What’s it like? Big Dave has already tested the Pista coupe in Maranello, while the car has been previewed in Singapore in 2018 already – read the news and the review here!

Ford

What: Mustang facelift

When: Q1 2019

How much: $225,000 with COE (est)

For decades a forbidden fruit, yet recognisable worldwide due to its prominence in pop culture, the Ford Mustang finally went global in 2015. It received its first major update last year, although this facelift is only now reaching our shores. Under a 20mm-lower bonnet sits a 2.3-litre four-pot turbo (because the road tax on the V8 version is insane), with the same 312hp as before and a 40Nm increase in torque to 475Nm.

Honda

What: Accord

When: H2 2019

How much: TBA

Call us traditional, but at CarBuyer, we remain big proponents of the good ol’ sedan body style, simply because they drive better. While the Honda Accord sounds like it might be more of the same, like the current Civic, it’s undergone a huge transformation.

Honda says the new Accord is a global model, so the one depicted here (a US model) is the same as that’s been previewed for sale in Thailand, Australia, and yes, it will be coming to Singapore too. You can see the new-look Honda lights – seen on the HR-V facelift – and face.


Large, naturally-aspirated engines have hobbled the big sedan class – we saw the 2.4-litre inline four become extinct in the past five years – which is why the Accord now packs a 1.5-litre turbo engine from the Civic. Initial figures stand at 190hp and 260Nm. The car is also significantly larger than before, stretching from 4,935mm long to 4,882mm, with a wheelbase increasing from 2,775mm to 2,830mm.

Another boost to its credentials is Honda Sensing, the range of active safety features that first appeared in Singapore with the facelifted Odyssey, and which will also be rolled out on various Honda models throughout the line-up.

Given the Accord was traditionally always the best-driving big, East Asian sedan around we have high hopes for the new one in 2019.

Hyundai

What: Avante

When: Now

How much: from $73,999 with COE

If you’re a fan of roti prata, perhaps this might be the next car for you, because its name seems to flip from one generation to the next. What was formerly the Elantra is now known again as the Avante, even though this is more an extensive facelift than a whole new car (the current Elantra was released in 2016).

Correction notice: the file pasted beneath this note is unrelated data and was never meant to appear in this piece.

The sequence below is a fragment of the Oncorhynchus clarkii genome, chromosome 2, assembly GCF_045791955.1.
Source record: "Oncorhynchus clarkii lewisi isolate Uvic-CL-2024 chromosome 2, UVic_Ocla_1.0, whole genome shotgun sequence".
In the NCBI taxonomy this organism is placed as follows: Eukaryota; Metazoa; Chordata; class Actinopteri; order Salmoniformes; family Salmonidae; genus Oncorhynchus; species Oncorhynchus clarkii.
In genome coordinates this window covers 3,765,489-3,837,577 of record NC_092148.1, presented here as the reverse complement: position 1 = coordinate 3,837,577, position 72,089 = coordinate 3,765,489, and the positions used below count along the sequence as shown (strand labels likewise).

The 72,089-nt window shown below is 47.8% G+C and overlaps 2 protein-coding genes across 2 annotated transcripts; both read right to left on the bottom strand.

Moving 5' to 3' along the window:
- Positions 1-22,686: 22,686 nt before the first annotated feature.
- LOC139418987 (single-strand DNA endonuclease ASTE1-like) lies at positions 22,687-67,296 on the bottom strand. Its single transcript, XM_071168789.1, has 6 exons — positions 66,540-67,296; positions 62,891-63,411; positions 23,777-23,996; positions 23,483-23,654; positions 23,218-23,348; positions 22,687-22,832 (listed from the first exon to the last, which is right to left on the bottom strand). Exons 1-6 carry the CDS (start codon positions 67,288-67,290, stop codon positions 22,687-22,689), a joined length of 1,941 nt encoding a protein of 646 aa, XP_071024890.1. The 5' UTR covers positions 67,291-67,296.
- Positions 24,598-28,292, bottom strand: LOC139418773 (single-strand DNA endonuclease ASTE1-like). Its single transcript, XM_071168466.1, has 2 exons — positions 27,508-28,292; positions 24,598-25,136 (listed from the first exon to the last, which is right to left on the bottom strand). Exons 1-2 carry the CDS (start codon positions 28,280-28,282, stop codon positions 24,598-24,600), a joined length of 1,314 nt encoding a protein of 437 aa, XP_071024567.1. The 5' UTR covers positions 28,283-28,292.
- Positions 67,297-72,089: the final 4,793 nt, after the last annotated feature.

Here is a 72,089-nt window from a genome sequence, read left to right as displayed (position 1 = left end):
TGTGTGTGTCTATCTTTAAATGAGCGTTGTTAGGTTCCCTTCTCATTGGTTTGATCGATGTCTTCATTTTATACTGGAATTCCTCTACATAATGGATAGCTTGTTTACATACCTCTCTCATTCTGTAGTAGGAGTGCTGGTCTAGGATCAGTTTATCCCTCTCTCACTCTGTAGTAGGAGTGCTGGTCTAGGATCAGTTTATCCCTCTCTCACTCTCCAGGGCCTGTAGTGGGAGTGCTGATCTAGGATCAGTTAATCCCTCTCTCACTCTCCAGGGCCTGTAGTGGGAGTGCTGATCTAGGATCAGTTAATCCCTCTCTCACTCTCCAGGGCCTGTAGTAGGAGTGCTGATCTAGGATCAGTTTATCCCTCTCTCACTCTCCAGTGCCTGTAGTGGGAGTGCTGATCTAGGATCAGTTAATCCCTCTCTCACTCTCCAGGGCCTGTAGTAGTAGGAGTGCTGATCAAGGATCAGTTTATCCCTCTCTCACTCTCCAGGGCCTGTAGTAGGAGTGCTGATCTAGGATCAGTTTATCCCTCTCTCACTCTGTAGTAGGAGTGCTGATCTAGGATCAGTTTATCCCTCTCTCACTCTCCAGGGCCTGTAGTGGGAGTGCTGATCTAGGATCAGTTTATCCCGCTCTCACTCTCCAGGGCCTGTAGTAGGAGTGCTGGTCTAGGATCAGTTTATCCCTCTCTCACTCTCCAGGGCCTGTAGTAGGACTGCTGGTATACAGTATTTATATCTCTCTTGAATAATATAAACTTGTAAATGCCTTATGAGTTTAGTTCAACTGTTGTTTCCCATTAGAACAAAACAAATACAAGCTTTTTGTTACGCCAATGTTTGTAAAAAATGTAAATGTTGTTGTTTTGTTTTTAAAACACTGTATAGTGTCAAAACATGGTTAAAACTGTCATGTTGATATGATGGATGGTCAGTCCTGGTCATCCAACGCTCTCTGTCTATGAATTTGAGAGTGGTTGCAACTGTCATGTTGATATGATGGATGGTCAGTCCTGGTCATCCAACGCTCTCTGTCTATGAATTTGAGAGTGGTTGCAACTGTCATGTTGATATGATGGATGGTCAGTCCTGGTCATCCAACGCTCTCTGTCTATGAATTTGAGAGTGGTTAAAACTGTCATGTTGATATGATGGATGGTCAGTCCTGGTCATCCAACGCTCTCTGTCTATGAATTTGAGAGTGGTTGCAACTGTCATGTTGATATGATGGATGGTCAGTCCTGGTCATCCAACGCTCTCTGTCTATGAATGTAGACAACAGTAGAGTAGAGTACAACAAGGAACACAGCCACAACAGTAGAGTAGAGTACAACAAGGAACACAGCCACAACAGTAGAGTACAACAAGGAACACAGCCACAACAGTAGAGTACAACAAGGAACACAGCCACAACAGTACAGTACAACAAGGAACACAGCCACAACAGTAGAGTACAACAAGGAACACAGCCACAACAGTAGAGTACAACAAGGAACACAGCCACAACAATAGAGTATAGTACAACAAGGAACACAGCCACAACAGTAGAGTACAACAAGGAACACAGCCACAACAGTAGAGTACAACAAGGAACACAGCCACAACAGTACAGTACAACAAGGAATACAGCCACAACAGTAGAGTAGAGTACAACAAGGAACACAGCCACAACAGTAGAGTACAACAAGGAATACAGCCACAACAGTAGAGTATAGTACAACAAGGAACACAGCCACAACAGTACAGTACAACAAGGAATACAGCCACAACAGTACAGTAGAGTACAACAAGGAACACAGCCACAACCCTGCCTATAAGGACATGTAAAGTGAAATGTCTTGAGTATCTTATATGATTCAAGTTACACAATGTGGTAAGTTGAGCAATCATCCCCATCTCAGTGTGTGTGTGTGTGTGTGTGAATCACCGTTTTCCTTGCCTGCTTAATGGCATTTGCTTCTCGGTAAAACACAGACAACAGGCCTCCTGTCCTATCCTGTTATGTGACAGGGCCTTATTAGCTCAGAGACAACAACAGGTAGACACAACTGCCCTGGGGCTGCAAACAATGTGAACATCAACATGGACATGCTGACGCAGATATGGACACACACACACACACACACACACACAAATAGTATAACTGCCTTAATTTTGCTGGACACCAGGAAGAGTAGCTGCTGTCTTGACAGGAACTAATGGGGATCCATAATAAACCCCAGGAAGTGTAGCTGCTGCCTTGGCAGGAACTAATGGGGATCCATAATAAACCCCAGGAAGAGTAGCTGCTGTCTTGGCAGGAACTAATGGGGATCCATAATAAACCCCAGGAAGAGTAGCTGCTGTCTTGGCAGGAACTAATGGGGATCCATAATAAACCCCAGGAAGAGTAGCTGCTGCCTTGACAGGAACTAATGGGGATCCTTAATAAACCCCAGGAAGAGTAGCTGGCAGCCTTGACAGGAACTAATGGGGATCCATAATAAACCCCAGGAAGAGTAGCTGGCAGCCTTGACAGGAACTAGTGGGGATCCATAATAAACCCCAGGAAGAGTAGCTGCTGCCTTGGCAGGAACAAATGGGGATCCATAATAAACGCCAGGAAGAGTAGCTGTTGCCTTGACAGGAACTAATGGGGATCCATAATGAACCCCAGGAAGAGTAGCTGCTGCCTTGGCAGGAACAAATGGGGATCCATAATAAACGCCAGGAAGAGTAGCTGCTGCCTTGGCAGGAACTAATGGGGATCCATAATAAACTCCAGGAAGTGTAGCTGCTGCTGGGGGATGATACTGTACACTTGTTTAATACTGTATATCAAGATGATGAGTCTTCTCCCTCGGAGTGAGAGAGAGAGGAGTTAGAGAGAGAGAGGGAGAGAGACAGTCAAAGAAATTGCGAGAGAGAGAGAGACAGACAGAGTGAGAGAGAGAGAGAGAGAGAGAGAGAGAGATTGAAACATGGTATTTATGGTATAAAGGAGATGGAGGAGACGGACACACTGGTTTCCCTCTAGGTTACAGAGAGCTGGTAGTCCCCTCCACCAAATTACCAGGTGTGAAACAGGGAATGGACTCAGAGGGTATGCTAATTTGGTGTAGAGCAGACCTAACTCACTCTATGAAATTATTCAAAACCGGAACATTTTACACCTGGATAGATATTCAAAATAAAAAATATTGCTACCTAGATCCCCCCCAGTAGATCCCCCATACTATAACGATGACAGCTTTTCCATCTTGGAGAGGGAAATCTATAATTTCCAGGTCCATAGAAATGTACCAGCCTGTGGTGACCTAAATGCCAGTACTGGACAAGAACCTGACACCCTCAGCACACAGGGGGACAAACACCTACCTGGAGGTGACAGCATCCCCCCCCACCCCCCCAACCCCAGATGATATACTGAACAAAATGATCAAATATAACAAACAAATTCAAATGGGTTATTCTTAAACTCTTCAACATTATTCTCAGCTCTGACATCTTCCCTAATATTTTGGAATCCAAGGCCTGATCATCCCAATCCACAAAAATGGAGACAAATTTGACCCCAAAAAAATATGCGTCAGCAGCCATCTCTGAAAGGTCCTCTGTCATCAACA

It retains the 126hp 1.6-litre engine and six-speed auto from the Elantra, and gains a rear view camera, climate control, rear aircon vents and Apple CarPlay/Android Auto in its basic spec.

There will be three specifications: Base, S, and Elite. Features in higher-spec models include LED headlights, wireless smartphone charging, auto cruise control, ventilated front seats (with memory function for the driver), and blind spot detection.

What’s it like and which Avante to choose? Well CarBuyer has just tested it in both Avante Elite and Avante S forms, and tells you which is most worth the moolah.

What: i30 N

When: Now

How much: From $140k with COE

CarBuyer.com.sg broke the news of the Hyundai’s first hot hatch in Singapore in November 2018. The much awaited 250hp hot hatch version of the i30 seems to be the boy-racer choice of the near future, if only for the fact that is has a six-speed manual gearbox as standard (dual-clutch optional). Hyundai has also announced a i30 N version of its Fastback, though the availability of that car has yet to be confirmed.

What: Kona Electric

When: Singapore Motorshow 2019

How much: from $132k with COE

Electric vehicle tech is still pretty pricey, but if there’s one carmaker that’s going to democratise it, it’s probably Hyundai. The Kona Electric is its second EV after the Ioniq Electric, which is currently the cheapest EV available in Singapore. Hyundai makes two battery options for the Kona Electric, one rated at 39kwh and the other at 64kwh, though it’s not confirmed which one we’re getting. Respectively, that equates to outputs of 136/204hp; acceleration of 9.7/7.6 seconds; top speeds of 155/167km/h; and maximum ranges of 312/482km. Compared to the Ioniq, which has a 28kwh battery, the basic Kona will go about 70km longer on a single charge. The Kona Electric’s exterior mods are pretty much what you’d expect (blanked-off grille, special alloy wheels), but even the interior is substantially different, with a new double-decker centre console which has storage space beneath. The electric Kona was previewed at the Singapore Motorshow 2019. 

Infiniti

What: QX50

When: January 2019

How much: TBA

The QX50 is Infiniti’s first mid-sized premium crossover, a rival to the Mercedes GLC, BMW X3 and Volvo XC60. It was initially supposed to be launched late last year, but its homologation with the Land Transport Authority was delayed chiefly due to the never-before-seen engine tech it packs: the QX50 is the first ever production car to come with a variable combustion petrol engine.

Without getting too technical, basically what it can do is alter its compression ratio on the fly, continuously optimising the engine for power (high revs, low compression) or efficiency (low revs, high compression). Thus the 2.0-litre turbocharged VC-Turbo is claimed to provide the power of a big V6 (268hp), yet sipping fuel like a less powerful four-pot (7.8L/100km). ZOE TAY unveiled it at the Singapore Motorshow y’know. 

Jaguar

What: E-Pace facelift

When: Singapore Motorshow 2019

How much: From $180,000 with COE

Jaguar’s playful little cub, the E-Pace, was only launched last year so it’s not due any major updates just yet. For 2019 though, it does get a new engine option: a 200hp version of the 2.0-litre turbocharged Ingenium engine, to supplement the existing 250hp and 300hp variants. As expected, performance is slower (0-100km/h in 8.2 seconds and 216km/h flat-out), but then it’ll also be more affordable, at about $17,000 cheaper than the 250hp, thereby also undercutting its German rivals.